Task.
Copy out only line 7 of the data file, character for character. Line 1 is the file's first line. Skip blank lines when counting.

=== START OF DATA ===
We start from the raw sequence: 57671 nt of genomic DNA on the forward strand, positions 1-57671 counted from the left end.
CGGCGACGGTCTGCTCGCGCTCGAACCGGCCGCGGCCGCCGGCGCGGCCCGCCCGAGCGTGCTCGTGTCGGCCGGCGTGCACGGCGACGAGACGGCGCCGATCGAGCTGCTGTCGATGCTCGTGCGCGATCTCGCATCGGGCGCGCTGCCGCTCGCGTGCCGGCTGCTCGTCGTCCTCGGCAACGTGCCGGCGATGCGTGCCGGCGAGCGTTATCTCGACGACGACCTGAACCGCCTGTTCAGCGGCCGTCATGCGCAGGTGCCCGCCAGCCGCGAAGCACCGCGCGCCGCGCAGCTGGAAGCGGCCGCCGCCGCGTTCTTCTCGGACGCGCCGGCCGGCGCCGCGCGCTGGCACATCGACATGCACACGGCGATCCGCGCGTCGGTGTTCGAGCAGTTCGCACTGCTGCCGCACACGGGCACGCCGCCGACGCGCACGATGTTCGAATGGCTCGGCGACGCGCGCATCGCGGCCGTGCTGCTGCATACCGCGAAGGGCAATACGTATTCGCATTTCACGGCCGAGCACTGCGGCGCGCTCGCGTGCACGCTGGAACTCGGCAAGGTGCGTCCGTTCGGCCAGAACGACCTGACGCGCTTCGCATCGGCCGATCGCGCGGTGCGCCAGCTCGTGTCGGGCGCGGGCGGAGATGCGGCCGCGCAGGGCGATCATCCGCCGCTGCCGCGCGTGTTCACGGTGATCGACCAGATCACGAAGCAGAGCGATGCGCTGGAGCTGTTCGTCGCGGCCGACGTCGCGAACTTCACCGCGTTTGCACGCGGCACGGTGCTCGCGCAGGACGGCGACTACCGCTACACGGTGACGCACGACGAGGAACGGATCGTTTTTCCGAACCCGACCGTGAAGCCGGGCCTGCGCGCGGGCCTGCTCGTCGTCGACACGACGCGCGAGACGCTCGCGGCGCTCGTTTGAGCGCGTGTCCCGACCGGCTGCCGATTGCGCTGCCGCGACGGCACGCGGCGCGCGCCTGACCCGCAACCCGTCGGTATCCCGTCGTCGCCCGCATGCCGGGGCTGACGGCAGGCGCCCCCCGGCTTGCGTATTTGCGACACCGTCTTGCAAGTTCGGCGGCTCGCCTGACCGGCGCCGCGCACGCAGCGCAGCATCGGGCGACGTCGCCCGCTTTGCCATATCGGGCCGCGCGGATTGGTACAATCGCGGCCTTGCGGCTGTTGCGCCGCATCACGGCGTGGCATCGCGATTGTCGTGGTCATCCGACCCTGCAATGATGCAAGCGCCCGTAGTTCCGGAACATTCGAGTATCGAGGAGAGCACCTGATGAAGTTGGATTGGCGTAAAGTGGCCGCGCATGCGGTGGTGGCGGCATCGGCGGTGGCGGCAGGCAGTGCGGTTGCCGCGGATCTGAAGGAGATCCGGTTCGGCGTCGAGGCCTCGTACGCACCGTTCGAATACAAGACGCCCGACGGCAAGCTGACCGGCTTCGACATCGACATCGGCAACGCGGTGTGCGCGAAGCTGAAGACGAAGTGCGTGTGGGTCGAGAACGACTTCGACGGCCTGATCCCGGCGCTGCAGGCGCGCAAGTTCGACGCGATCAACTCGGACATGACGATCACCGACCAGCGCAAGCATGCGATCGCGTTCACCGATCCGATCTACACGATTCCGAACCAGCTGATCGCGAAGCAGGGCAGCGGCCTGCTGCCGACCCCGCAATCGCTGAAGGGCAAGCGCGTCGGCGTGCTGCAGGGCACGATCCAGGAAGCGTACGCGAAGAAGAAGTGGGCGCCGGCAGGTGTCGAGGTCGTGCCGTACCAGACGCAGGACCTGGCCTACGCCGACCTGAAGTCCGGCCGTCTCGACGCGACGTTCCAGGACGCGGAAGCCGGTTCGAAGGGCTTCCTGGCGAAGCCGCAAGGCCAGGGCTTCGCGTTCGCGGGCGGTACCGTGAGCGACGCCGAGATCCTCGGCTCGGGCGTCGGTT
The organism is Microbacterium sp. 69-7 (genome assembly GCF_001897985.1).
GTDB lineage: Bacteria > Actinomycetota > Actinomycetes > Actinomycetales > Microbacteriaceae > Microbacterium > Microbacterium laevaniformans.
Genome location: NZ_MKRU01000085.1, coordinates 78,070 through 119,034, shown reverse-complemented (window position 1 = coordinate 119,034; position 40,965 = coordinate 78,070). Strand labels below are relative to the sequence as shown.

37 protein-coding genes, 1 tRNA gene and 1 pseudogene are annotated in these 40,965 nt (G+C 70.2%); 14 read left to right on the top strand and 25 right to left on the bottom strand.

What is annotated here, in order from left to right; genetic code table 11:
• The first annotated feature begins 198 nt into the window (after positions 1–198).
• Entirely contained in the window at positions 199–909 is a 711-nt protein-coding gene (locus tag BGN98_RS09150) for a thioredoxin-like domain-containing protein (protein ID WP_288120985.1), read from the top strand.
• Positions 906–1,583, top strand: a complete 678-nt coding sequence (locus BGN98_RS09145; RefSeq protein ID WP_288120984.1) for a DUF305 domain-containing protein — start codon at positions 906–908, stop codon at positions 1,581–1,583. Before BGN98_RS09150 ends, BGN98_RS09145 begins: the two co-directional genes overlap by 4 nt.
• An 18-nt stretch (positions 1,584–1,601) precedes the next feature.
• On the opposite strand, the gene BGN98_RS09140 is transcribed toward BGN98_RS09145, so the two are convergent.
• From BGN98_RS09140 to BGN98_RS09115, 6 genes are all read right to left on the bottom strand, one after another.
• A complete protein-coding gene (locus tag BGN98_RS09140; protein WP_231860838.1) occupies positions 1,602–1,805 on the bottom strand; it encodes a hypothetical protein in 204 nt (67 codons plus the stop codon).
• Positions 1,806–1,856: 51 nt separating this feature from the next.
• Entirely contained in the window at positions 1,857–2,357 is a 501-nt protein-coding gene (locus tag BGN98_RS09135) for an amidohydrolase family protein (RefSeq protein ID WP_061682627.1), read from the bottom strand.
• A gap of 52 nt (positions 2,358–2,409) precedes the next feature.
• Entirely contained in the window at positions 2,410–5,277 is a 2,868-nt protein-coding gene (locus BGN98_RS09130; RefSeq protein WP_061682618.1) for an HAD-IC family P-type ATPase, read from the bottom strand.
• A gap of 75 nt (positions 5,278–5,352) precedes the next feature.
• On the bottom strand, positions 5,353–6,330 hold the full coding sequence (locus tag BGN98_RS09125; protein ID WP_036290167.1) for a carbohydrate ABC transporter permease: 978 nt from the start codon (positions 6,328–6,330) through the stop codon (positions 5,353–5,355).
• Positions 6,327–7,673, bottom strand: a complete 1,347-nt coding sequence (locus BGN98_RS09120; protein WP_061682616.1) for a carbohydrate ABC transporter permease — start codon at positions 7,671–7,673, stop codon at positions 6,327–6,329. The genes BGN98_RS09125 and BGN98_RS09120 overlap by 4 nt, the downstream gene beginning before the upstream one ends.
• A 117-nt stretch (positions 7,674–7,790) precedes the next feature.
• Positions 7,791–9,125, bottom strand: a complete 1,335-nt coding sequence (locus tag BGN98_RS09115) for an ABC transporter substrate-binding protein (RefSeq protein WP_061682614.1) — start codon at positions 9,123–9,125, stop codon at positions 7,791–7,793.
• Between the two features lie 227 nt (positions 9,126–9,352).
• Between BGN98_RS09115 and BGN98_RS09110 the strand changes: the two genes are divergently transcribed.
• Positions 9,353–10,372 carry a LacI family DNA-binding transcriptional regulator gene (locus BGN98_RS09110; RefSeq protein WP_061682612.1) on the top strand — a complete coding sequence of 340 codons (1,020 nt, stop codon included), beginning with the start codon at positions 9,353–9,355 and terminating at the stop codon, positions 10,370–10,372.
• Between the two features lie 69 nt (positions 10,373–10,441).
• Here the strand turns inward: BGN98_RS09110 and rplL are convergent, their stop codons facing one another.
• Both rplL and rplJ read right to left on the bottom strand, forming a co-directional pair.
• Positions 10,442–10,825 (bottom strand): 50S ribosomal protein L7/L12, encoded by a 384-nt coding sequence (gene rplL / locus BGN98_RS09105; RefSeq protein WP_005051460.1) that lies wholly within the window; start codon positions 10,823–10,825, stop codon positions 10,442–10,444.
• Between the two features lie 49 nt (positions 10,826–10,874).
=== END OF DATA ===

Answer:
What is annotated here, in order from left to right; genetic code table 11: